| Tags: game development post-mortems

This past weekend I participated in the 40th edition of Ludum Dare, the most popular game jam with thousands of games submitted from all around the world. This is the post-mortem of my entry: grooOW!, a platfomer game with puzzle elements.

Screenshot of grooOW!

You can play the game on itch.io and have a look at the source code in Github. And if you participated in Ludum Dare too, please play and rate my game! Here is the game's page at the LD site.

As always, I participated in the "compo" category of Ludum Dare. This is the classic category, in which the goal was to make a game solo, in 48 hours, creating everything (source code, art assets, music and sound effects, etc.) from scratch, around a theme that was announced at the start of the jam: "The more you have, the worse it is".



My energy levels have been really low these weeks, and this affected my performance in the jam. Nevertheless, I decided to participate anyway, specially since I missed the previous edition in August because I was sick then.

My intention was to wake up early, but I slept in until 8:30 AM. I immediately went online to see the theme: "The more you have, the worst it is". After showering, I went outside to have a walk and brainstorm potential ideas. But it was freezing cold! I got inside a café and had breakfast there. I wasn't having many ideas, which was frustrating.

After breakfast, I headed back home and kept on thinking there, this time in a more structured way, doing a mind map. This was more fruitful, and around 12:30 I settled for an idea.

My mind map

I decided to make a platformer game in which you would have to pick up some items to advance to the next level, with a twist: every item picked up gets you bigger and heavier, making it more difficult to move, jump and avoid enemies.

I had lunch then, and then selected a colour palette for the game. I used a tool that allowed me to lock a colour I liked and then randomise the palette again preserving that colour. I went for this one, which features sand, purple and fuchsia:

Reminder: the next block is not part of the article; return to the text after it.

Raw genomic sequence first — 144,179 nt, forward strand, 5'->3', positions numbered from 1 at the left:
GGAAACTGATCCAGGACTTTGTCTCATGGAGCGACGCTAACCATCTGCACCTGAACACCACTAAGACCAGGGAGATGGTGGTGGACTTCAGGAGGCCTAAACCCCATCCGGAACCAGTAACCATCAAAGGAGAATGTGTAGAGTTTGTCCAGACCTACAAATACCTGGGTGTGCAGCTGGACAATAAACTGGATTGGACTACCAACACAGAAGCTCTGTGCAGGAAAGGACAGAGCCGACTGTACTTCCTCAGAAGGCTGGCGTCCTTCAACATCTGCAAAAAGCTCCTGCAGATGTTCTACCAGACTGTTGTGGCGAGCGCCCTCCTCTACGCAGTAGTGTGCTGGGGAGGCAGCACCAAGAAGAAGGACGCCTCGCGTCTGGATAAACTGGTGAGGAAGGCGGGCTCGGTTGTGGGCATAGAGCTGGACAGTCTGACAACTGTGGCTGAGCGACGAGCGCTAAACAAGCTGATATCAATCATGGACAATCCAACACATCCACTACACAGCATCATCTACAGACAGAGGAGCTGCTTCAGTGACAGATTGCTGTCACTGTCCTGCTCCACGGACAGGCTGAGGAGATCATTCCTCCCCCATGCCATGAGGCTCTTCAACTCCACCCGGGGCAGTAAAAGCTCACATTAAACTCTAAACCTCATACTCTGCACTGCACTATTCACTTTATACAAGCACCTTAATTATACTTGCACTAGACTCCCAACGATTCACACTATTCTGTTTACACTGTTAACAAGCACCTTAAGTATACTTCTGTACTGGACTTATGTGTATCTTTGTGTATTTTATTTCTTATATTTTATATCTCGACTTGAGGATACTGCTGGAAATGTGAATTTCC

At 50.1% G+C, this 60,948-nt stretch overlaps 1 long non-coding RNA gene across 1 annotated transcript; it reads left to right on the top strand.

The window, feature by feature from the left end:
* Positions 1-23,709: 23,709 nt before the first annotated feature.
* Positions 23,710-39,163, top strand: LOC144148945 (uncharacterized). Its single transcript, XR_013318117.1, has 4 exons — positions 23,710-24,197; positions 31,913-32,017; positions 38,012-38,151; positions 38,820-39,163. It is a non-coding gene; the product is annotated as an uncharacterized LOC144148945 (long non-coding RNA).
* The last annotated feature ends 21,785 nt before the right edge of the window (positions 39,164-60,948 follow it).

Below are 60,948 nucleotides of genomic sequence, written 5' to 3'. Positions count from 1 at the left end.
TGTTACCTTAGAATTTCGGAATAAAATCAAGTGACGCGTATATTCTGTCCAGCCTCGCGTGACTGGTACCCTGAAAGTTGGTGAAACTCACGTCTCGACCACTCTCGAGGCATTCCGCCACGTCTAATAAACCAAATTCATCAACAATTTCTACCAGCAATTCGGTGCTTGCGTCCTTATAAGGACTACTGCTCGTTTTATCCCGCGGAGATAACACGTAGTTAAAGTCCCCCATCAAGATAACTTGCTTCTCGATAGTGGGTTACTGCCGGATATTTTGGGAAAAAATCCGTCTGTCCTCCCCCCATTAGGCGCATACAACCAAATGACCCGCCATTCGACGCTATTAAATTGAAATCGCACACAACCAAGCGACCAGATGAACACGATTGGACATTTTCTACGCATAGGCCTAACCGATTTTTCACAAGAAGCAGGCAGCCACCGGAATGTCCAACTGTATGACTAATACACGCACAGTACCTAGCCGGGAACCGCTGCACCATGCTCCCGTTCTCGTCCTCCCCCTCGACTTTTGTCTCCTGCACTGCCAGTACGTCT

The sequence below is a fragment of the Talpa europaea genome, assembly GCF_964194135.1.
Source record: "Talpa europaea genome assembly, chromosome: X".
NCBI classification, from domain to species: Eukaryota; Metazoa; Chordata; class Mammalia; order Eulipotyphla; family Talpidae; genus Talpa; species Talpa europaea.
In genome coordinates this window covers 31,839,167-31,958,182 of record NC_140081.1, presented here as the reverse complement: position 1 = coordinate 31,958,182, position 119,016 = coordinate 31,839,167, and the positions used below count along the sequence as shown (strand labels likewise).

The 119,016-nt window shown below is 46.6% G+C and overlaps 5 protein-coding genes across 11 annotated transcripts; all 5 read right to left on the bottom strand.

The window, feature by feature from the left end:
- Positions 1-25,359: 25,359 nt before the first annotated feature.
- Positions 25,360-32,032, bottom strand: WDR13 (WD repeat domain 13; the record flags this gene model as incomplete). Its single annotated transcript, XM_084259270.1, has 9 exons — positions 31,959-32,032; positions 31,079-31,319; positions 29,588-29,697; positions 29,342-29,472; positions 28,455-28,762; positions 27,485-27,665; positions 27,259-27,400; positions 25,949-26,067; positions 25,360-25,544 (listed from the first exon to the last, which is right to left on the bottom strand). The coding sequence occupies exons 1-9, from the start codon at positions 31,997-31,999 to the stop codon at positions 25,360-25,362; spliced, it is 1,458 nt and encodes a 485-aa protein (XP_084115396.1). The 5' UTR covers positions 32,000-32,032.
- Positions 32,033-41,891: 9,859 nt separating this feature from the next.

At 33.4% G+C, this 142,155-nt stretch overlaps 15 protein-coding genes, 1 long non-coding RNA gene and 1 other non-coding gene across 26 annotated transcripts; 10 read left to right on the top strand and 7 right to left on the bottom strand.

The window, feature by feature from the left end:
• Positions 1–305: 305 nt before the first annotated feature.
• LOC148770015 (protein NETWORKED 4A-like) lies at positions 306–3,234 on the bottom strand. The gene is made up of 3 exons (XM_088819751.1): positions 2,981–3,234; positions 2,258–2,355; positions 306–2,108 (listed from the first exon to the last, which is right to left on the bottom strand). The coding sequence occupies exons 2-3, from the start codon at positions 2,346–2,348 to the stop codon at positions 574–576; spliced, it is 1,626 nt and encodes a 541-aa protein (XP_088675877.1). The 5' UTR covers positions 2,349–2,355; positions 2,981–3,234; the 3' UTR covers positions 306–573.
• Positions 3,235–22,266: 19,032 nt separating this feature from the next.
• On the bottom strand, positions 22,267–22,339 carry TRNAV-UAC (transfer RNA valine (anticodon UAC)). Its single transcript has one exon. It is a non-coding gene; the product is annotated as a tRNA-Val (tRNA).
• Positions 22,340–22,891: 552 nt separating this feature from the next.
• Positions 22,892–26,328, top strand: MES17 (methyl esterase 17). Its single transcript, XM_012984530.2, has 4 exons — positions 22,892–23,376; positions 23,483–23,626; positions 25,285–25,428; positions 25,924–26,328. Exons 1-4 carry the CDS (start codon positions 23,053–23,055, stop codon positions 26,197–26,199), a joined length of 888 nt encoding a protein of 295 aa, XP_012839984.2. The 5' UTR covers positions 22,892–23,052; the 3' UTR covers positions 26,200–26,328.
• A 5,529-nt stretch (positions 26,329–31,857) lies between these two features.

The game's palette

Then, coding time! Instead of generating placeholder PNG's, I had Phaser to generate the image data dynamically, since I didn't know which size the platforms would finally be –usually this is solved by using tile maps, but since I wasn't planning to do any scrolling, I figured I could get away with just using sprites to represent the world instead of tiles.

I first coded the core mechanic: move and jump to pick up items, and have the main character get bigger and heavier.

Main mechanic in place

Then I added a basic enemy, which just walks over the platforms and turns around when it gets to an edge. And I implemented a "Reload" button which lets you restart the level if you get stuck –i.e. you picked up too many items in the wrong order and now you're to heavy to reach a platform that holds more items.

Enemy walker

I used a 8-bit sound effects generator to make some basic sounds to provide feedback for jumping and picking up items. This is crucial to playability, and since I was posting updates on Twitter with the URL of the game for people to play, I didn't want to leave it for later.


I didn't wake up early on Sunday either, and I didn't make all the progress I hoped on Saturday, so I started to considerate the idea on keeping the art abstract, with just simple figures, so I could spend more time coding and doing level design.

To make it look a bit nicer, and not just "programmer's art", I decided to add a bit of polish by adding some animation to the main character: a "squash" when it lands on the ground. I believe this makes a big difference in the look & feel of the game!

Squash animation

I also made a simple animation for death.

Death animation

I didn't want to leave all the level design work to the very end, so I implemented a level loader from JSON files. To test it, I created what later would be the first level of the tutorial, that teaches the player how to move, jump and advance to the next level. I also added some UI that shows how many dots the player already picked up.

A new level!

The evening arrived, and my TODO list still had lots of things very much not done. I reduced the scope: definitely not doing any sprite work this jam, and I reduced the amount of enemies and levels in the game. I really wanted to make cannons that fire laser beams, but a flying ghost was way quicker to implement… so hello floating, semi-transparent, purple circle.

Flying enemy

Then I built all the levels that would serve as tutorial. I implemented some tooltips to give indications to the player. They are not very flashy, and could have used a bit of animation, but…


I had dinner, and afterwards switched to do some music. I used an app I downloaded the day before (Bosca Ceoil) the jam because a lot of people recommended it for its simplicity. I can not agree more. After following the short, in-app tour, I was able to create my own music track!

Then more game design work and bug fixing. I finished at ~1AM, which is a bit later than usual –I aim to get to bed at midnight in game jams–, but since this week I'm on holidays, I could allow myself to get up late on Monday.

More levels…

And victory! I'm really happy I was able to submit after all. And despite the lack of "art", people seem to be loving the game. It has received praised on the core game mechanic, as well as level design. It always feels great to see people playing your game and asking for more levels! :)


What went well

What went wrong